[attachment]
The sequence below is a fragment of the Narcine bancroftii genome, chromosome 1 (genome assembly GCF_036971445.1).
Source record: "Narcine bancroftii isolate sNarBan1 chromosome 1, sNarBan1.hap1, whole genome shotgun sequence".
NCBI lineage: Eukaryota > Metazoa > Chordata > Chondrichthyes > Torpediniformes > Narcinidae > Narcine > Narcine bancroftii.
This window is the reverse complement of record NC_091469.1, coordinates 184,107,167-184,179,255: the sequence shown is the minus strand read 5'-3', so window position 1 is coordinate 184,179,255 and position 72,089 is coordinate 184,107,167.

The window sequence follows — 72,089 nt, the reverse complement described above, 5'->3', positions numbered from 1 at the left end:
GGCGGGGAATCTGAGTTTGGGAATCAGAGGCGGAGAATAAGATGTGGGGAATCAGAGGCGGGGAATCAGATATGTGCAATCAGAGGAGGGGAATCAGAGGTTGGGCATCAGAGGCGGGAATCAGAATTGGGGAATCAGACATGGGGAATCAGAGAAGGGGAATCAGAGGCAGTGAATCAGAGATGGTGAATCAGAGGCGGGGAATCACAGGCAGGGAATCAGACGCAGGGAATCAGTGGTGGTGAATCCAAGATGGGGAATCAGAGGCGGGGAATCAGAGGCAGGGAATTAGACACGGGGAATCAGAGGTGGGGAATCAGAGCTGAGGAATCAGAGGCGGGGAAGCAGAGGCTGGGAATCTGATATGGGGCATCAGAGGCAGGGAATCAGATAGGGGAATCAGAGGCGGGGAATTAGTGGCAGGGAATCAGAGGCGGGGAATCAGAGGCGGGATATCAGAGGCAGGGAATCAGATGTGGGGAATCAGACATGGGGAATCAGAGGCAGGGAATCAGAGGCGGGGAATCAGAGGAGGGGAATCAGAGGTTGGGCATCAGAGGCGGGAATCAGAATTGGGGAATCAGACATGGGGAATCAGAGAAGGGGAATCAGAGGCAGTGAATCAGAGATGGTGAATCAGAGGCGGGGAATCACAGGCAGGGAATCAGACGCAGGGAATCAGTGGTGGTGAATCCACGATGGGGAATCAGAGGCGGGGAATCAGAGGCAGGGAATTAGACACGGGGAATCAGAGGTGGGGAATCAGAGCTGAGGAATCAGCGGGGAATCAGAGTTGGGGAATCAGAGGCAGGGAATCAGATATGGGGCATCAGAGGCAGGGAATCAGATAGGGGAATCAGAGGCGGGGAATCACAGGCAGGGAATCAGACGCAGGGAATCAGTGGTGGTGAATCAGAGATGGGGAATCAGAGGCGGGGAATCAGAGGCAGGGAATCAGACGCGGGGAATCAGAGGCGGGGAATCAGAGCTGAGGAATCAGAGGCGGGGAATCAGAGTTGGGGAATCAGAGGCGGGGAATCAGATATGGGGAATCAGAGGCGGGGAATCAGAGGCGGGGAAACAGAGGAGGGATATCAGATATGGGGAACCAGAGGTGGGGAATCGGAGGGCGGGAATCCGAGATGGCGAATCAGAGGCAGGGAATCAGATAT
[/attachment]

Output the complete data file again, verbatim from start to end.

The sequence below is a fragment of the Narcine bancroftii genome, chromosome 1 (genome assembly GCF_036971445.1).
Source record: "Narcine bancroftii isolate sNarBan1 chromosome 1, sNarBan1.hap1, whole genome shotgun sequence".
NCBI lineage: Eukaryota > Metazoa > Chordata > Chondrichthyes > Torpediniformes > Narcinidae > Narcine > Narcine bancroftii.
This window is the reverse complement of record NC_091469.1, coordinates 184,107,167-184,179,255: the sequence shown is the minus strand read 5'-3', so window position 1 is coordinate 184,179,255 and position 72,089 is coordinate 184,107,167.

The window sequence follows — 72,089 nt, the reverse complement described above, 5'->3', positions numbered from 1 at the left end:
GGCGGGGAATCTGAGTTTGGGAATCAGAGGCGGAGAATAAGATGTGGGGAATCAGAGGCGGGGAATCAGATATGTGCAATCAGAGGAGGGGAATCAGAGGTTGGGCATCAGAGGCGGGAATCAGAATTGGGGAATCAGACATGGGGAATCAGAGAAGGGGAATCAGAGGCAGTGAATCAGAGATGGTGAATCAGAGGCGGGGAATCACAGGCAGGGAATCAGACGCAGGGAATCAGTGGTGGTGAATCCAAGATGGGGAATCAGAGGCGGGGAATCAGAGGCAGGGAATTAGACACGGGGAATCAGAGGTGGGGAATCAGAGCTGAGGAATCAGAGGCGGGGAAGCAGAGGCTGGGAATCTGATATGGGGCATCAGAGGCAGGGAATCAGATAGGGGAATCAGAGGCGGGGAATTAGTGGCAGGGAATCAGAGGCGGGGAATCAGAGGCGGGATATCAGAGGCAGGGAATCAGATGTGGGGAATCAGACATGGGGAATCAGAGGCAGGGAATCAGAGGCGGGGAATCAGAGGAGGGGAATCAGAGGTTGGGCATCAGAGGCGGGAATCAGAATTGGGGAATCAGACATGGGGAATCAGAGAAGGGGAATCAGAGGCAGTGAATCAGAGATGGTGAATCAGAGGCGGGGAATCACAGGCAGGGAATCAGACGCAGGGAATCAGTGGTGGTGAATCCACGATGGGGAATCAGAGGCGGGGAATCAGAGGCAGGGAATTAGACACGGGGAATCAGAGGTGGGGAATCAGAGCTGAGGAATCAGCGGGGAATCAGAGTTGGGGAATCAGAGGCAGGGAATCAGATATGGGGCATCAGAGGCAGGGAATCAGATAGGGGAATCAGAGGCGGGGAATCACAGGCAGGGAATCAGACGCAGGGAATCAGTGGTGGTGAATCAGAGATGGGGAATCAGAGGCGGGGAATCAGAGGCAGGGAATCAGACGCGGGGAATCAGAGGCGGGGAATCAGAGCTGAGGAATCAGAGGCGGGGAATCAGAGTTGGGGAATCAGAGGCGGGGAATCAGATATGGGGAATCAGAGGCGGGGAATCAGAGGCGGGGAAACAGAGGAGGGATATCAGATATGGGGAACCAGAGGTGGGGAATCGGAGGGCGGGAATCCGAGATGGCGAATCAGAGGCAGGGAATCAGATAT